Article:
Madam Speaker, I commend your wisdom of that point. If the hon. government whip who has just joined us would unplug her ears and plug in her earpiece, she would know very clearly that this is extremely relevant and important, and I invite her to listen to my remarks.
What the opposition, and I suggest many in her own government, would like to see happen is for the minister to simply divide up the omnibus bill and remove two rather controversial elements of the legislation. They would be returned in stand alone form and would advance, if she would agree to this, and improve in their standing and speed in which they would pass in the fall. By doing this, it would allow Canadians to have the benefit of this new legislation which would attach specifically to Internet stalking and pornography being sent around the country in this new way. This very nefarious practice could be addressed by bringing in this type of legislation now.
Why would we hesitate? That is the question that we are left to ponder. Why would the Minister of Justice refuse the opportunity to bring forward this very positive legislation supported by the opposition and by her own government? It seems she simply is doing this out of some defiance or stubbornness because it was an idea that originated on the other side of the House.
This is a practice that unfortunately we see far too often. Ideas somehow on this side of the House are lesser ideas or are ideas that somehow should not be given the same credence; the same way the Prime Minister would have Canadians accept that if members of this side of the House in the opposition do not get down on their knees, kiss his ring, ask for contrition and ask that we be given a pay raise, we do not get it.
This perpetrates again this idea that we have two separate classes of members of parliament. We have those who bow down and support the Prime Minister in his every effort and those who do not for some reason. They try to fulfil their role in opposition legitimately by questioning his ideas and vision, if there is one. This is the type of attitude.
We can talk endlessly about ways to modernize parliament. We can talk about procedural change and the way to empower members of the opposition and backbench Liberals. Yet it is this palace guard, pinnacle top-down approach, which we have seen from the Prime Minister in particular, that squashes that. It absolutely goes against any type of individual thought. It is meant entirely to put down anyone that might have an original idea.
If parliament is supposed to improve its lot, if we are to somehow improve the way in which Canadians view the legitimacy and the relevance of the Chamber, that has to change. Unfortunately, we can do everything in our power to try to change procedurally the way that the House works, but as long as this attitude exists, as long as there is this Prime Minister in place, as long as the PMO is going to view any sort of legitimate dissent or questioning of this unfettered power that has now accrued in the PMO, we are not going to see an improvement of this place. We are not going to see members of parliament encouraged to step forward into the breach on occasion against the power and the winds of change.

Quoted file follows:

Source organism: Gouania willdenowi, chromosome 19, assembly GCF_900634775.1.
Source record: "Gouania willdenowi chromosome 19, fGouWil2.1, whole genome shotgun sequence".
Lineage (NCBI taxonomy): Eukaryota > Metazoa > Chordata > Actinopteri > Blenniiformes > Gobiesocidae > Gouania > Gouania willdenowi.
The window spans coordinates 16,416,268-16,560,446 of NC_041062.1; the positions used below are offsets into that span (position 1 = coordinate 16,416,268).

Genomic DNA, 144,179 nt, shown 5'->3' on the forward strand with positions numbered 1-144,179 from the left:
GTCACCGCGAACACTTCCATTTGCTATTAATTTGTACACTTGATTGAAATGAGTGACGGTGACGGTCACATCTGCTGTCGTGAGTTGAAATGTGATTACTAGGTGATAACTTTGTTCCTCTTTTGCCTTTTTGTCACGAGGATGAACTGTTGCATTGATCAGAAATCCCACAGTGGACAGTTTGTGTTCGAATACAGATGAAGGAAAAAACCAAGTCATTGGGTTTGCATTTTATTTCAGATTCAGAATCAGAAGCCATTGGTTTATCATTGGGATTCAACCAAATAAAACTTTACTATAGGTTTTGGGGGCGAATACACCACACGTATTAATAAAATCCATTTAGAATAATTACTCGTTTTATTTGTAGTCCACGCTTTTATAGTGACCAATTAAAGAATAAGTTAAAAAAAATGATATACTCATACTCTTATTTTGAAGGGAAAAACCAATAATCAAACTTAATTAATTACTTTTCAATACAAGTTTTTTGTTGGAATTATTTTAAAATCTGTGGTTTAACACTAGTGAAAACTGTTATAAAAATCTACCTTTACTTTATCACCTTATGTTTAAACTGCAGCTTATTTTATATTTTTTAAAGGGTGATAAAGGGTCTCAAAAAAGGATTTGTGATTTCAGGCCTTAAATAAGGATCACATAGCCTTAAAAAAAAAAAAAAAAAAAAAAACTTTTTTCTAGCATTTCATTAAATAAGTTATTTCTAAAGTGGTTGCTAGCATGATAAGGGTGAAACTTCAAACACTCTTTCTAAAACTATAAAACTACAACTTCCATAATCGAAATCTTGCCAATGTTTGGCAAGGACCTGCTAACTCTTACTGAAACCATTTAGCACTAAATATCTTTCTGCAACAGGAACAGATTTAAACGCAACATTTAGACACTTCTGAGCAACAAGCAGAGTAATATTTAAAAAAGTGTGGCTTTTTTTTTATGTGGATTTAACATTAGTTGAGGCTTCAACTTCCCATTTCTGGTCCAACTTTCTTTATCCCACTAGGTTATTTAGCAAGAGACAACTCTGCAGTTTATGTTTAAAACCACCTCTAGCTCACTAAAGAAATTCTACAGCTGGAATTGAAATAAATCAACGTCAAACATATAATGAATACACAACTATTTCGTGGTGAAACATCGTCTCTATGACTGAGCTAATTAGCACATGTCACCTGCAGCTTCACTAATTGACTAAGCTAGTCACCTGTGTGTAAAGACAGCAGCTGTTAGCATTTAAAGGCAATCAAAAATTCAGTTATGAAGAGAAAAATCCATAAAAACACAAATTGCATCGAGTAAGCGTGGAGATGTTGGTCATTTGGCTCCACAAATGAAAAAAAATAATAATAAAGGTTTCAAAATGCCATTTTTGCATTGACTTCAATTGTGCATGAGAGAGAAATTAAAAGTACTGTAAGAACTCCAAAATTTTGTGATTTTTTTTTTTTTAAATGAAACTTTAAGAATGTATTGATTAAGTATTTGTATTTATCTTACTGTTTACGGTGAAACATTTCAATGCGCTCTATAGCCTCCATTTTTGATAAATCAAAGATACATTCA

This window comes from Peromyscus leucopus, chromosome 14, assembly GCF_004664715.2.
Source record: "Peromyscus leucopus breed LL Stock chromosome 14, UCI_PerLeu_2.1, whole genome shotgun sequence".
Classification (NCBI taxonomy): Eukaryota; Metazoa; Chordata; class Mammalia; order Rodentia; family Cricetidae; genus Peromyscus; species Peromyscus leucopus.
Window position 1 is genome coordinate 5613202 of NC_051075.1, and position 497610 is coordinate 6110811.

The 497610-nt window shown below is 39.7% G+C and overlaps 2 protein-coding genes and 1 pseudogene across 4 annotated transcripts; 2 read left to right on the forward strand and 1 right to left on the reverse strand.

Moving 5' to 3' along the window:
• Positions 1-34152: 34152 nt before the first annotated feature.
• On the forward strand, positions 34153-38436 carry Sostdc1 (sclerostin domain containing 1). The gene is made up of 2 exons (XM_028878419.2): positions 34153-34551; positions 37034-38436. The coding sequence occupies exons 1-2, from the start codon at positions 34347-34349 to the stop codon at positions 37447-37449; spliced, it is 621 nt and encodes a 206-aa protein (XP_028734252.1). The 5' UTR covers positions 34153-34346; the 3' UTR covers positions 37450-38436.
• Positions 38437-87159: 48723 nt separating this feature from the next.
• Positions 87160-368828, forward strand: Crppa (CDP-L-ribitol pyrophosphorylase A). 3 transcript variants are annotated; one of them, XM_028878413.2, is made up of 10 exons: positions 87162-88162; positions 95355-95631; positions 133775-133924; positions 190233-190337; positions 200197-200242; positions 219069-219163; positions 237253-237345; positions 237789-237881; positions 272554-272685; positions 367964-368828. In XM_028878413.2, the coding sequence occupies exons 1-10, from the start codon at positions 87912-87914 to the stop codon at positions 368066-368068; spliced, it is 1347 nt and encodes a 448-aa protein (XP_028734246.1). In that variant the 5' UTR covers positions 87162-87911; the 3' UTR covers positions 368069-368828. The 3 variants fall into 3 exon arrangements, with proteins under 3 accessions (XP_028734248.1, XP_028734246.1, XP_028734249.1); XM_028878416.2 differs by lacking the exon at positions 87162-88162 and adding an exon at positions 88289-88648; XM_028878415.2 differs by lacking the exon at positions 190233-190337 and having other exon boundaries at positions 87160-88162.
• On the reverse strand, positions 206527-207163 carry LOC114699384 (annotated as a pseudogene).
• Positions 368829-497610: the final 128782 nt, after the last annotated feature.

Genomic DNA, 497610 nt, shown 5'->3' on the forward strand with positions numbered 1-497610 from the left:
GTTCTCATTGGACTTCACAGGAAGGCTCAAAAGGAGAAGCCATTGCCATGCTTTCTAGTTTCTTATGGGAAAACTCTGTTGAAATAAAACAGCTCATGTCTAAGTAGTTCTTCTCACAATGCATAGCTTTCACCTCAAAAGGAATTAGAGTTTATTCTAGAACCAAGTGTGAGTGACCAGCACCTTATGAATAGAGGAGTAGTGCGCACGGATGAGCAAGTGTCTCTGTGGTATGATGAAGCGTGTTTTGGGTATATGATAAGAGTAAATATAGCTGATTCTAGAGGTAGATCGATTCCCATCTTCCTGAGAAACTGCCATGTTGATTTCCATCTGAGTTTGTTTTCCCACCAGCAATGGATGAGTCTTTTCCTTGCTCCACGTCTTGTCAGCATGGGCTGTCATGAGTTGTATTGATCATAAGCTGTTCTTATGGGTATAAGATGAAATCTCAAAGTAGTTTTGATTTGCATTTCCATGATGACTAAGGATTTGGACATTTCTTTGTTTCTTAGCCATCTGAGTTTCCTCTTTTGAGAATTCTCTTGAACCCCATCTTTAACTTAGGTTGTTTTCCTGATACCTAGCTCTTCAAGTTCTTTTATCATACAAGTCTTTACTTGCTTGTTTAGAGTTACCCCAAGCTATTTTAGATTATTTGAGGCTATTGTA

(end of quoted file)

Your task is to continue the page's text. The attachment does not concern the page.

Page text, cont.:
This is yet another example. We have a very clear, common sense opportunity to bring forward a piece of legislation that would protect children. It would increase the ability of our justice system to deal with individuals who act violently toward police. It would increase the ability of our justice system to respond appropriately and proportionately to those who engage in the very disturbing practice of harassment, of targeting a person and terrorizing his or her life.
The practice of criminal harassment, colloquially known as stalking, is something that has, for reasons that defy logic, taken on a whole new meaning. Quite frequently we see individuals, usually women, subjected to this very disturbing approach that destabilizes a people's lives. It injects itself into their stability or the way in which they can carry on their normal practices.
Again, this is important legislation. This is the type of bill that should be brought forward with great haste. What is the deterrent? What is blocking our ability to do that? It is the Minister of Justice who has the power and is embodied with the responsibility to protect Canadians in the first instance and to take every opportunity to bring forward this type of legislation.
I commend her for bringing it this far, but we are at the goal line. We are just about to bring the legislation forward through the House, on through the other place, into practice and into being law. Yet the minister, defying all logic, defying all reasonable approach by the opposition, and I suggest by lobbying within her own ranks, is refusing to do so, and is refusing to even answer why.
When questions were posed to her in the House of Commons, she pointed the finger in her academic, professorial way and accusatorially told the opposition that it was playing politics. We are playing politics because we want to support a government bill? That is playing politics? We are trying to bring it in so that it will be the practice to protect Canadians. That is playing politics? She is denying the opposition an opportunity to work with government simply because she feels perhaps this idea is coming from a place outside of her political world, a place outside the government's world, because only good ideas come from the government benches. That is inevitably what we are left to ponder. Why can the opposition not originate a good idea? It can, and I think most Canadians recognize that.